In the West African Kingdom of Dahomey, before the Kingdom’s captives departed for the New World to be enslaved, they were forced “to march around the ‘Tree of Forgetfulness’ six times” so that they would remember neither their home continent nor the people they were leaving behind.
By the middle of the 18th century, the British were annually shipping tens of thousands of Africans in chains from the west coast of Africa across the Atlantic Ocean, feeding their seemingly inexhaustible desire for enslaved labor to work their sugar plantations dotted across the Caribbean. For Africans forced to leave their continent and spread across the Americas as a diaspora, these voyages have frequently been referred to as the Middle Passage, a one-way journey transforming Africans into Black slaves. The irreversibility of this journey is a bedrock of the African American origin story.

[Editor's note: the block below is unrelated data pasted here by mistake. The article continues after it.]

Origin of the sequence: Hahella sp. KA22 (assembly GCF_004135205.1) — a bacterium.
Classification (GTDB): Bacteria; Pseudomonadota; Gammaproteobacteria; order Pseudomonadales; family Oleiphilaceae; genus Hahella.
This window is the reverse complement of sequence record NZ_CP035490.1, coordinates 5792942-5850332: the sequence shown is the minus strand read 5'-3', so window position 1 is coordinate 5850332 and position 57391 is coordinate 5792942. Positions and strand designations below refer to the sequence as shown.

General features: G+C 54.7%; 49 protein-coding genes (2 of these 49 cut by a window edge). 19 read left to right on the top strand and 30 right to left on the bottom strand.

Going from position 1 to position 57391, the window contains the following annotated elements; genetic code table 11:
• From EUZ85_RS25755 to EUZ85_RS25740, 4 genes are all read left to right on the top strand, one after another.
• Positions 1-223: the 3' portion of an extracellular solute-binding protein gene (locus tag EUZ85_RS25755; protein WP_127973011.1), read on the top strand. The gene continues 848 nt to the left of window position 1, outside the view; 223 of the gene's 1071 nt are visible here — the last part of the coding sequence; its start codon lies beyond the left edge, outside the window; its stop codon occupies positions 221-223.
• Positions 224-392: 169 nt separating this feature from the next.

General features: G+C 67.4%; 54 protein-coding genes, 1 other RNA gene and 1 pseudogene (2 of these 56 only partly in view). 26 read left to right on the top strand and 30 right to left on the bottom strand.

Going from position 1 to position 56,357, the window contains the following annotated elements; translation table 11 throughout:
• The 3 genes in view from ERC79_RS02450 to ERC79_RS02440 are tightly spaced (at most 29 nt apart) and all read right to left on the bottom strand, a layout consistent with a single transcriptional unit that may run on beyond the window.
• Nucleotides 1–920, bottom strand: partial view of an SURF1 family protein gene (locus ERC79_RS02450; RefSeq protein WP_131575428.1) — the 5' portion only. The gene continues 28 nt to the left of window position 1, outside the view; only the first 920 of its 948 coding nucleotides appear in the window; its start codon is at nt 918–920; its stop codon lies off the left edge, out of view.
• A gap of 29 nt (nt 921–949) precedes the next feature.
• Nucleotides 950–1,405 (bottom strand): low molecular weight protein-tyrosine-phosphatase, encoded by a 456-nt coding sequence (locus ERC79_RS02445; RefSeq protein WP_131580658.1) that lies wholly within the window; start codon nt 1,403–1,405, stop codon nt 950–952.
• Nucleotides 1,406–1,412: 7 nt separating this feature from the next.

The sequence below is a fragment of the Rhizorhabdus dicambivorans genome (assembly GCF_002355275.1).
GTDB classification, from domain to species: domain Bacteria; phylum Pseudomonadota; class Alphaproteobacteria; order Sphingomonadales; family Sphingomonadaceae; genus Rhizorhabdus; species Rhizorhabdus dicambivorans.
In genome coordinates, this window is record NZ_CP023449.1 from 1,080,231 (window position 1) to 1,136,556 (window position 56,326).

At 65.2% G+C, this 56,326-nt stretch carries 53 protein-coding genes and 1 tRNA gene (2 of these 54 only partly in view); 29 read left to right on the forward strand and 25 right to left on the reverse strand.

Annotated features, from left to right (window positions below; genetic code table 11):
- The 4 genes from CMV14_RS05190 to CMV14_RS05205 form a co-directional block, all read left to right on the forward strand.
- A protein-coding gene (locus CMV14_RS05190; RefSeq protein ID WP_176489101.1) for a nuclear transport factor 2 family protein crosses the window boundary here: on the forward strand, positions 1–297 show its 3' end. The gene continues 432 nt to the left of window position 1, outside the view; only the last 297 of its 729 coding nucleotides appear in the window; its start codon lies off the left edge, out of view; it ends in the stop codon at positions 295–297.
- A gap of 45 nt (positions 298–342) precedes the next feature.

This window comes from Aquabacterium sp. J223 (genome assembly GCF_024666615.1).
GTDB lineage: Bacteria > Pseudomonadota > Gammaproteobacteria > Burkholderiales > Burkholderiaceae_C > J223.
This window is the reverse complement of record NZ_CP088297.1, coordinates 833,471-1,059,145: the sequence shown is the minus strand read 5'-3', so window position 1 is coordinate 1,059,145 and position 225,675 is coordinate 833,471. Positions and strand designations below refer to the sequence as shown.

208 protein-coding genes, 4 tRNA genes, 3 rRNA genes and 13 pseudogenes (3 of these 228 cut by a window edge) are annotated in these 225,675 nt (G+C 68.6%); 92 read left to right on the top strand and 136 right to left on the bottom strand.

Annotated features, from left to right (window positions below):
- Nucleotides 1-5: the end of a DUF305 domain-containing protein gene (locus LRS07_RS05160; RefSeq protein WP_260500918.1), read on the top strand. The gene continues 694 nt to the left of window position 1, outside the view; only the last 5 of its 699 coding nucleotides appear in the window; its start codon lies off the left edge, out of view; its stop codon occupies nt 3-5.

The Dahomey aristocrats forced captives to sever ties with their homeland. In the same vein, contemporary Afro-pessimist intellectuals argue that the Middle Passage means that today’s Africans and members of the African diaspora have forgotten one another. Afro-pessimism is a theory developed by Black American intellectuals like Frank Wilderson, Christina Sharpe, Saidiya Hartman and Fred Moten, which holds that the experience of racism and slavery in the Americas makes the Black American experience so unique that it cannot be compared with the suffering of other peoples.
Rendered strangers by the Middle Passage, Afro-pessimists see no shared identity that can serve as the basis for solidarity between Africans and African Americans. Historical records, however, show that occasionally, some captives, even after forcibly crossing the Atlantic, later returned to their homes in Africa as freemen.
Read the full article in Noēma Magazine.